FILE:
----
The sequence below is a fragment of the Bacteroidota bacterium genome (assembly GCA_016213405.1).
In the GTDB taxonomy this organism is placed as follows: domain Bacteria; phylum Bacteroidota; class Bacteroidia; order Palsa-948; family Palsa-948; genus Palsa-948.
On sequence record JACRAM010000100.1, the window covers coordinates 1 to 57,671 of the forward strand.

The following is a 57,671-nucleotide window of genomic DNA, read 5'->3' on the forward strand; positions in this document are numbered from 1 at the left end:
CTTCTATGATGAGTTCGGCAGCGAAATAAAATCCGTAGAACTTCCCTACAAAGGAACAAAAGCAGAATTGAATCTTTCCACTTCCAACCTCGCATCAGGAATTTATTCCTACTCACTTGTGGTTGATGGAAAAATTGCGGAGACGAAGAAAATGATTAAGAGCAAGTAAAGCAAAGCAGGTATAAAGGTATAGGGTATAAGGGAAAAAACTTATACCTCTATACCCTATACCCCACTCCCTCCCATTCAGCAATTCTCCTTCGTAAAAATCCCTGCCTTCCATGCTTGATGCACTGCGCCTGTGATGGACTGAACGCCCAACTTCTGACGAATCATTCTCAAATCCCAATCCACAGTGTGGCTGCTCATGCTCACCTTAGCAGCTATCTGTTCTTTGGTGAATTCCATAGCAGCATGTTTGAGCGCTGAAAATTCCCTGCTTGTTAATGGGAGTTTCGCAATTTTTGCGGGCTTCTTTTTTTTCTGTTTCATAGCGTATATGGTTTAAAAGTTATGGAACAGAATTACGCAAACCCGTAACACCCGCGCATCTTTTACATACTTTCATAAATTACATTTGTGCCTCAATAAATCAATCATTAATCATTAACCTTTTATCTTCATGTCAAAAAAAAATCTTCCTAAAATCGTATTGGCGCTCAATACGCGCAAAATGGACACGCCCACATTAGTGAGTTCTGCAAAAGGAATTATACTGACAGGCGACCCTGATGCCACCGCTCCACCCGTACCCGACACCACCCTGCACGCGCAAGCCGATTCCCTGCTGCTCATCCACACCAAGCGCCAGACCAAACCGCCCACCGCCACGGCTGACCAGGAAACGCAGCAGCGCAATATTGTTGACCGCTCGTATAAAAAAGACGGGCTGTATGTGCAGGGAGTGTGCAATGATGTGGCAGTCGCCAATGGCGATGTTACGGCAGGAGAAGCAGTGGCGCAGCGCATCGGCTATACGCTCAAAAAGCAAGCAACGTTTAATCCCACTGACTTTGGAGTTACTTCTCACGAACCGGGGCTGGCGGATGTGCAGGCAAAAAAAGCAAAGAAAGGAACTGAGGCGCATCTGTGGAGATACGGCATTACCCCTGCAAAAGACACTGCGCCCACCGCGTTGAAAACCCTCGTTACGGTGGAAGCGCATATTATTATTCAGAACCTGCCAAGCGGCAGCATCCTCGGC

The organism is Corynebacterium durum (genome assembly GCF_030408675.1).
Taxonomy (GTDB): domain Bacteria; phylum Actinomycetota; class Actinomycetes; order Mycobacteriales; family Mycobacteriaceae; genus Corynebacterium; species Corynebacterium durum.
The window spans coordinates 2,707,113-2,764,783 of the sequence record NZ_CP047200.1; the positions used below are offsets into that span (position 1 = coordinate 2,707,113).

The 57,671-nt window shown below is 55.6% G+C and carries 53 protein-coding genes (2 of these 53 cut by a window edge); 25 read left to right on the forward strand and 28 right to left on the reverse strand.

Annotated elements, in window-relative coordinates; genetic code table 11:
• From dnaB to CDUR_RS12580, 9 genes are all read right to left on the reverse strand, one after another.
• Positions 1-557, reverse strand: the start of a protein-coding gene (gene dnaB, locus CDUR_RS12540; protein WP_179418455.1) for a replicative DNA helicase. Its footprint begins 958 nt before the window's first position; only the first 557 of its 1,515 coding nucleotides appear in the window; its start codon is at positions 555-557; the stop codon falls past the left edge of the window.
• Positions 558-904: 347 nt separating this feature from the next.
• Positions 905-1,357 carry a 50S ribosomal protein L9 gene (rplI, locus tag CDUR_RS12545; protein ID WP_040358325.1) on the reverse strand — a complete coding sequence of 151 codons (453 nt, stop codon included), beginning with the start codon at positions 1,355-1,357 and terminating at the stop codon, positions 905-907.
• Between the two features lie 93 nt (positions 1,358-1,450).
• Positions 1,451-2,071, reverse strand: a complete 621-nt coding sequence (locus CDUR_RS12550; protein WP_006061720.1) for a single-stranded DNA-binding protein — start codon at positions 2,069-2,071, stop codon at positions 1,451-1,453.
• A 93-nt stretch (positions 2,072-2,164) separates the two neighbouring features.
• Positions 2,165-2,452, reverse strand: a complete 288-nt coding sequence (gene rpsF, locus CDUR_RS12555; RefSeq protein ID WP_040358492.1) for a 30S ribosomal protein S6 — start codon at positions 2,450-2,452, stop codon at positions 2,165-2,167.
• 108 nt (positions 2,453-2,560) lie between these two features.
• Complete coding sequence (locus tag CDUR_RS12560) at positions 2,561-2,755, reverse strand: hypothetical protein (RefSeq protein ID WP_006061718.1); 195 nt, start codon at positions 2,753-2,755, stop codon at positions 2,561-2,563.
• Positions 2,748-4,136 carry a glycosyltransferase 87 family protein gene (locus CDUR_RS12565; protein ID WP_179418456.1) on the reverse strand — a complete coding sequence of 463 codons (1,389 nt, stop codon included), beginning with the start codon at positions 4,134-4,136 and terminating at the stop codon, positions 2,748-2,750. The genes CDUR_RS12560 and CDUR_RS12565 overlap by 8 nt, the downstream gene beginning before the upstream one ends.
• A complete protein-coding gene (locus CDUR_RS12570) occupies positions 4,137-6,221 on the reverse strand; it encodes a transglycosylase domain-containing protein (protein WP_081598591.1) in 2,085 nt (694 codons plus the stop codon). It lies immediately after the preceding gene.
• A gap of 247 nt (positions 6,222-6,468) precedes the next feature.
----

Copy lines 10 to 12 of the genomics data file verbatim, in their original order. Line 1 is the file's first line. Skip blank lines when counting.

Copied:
Annotated elements, in window-relative coordinates; genetic code table 11:
• From dnaB to CDUR_RS12580, 9 genes are all read right to left on the reverse strand, one after another.
• Positions 1-557, reverse strand: the start of a protein-coding gene (gene dnaB, locus CDUR_RS12540; protein WP_179418455.1) for a replicative DNA helicase. Its footprint begins 958 nt before the window's first position; only the first 557 of its 1,515 coding nucleotides appear in the window; its start codon is at positions 555-557; the stop codon falls past the left edge of the window.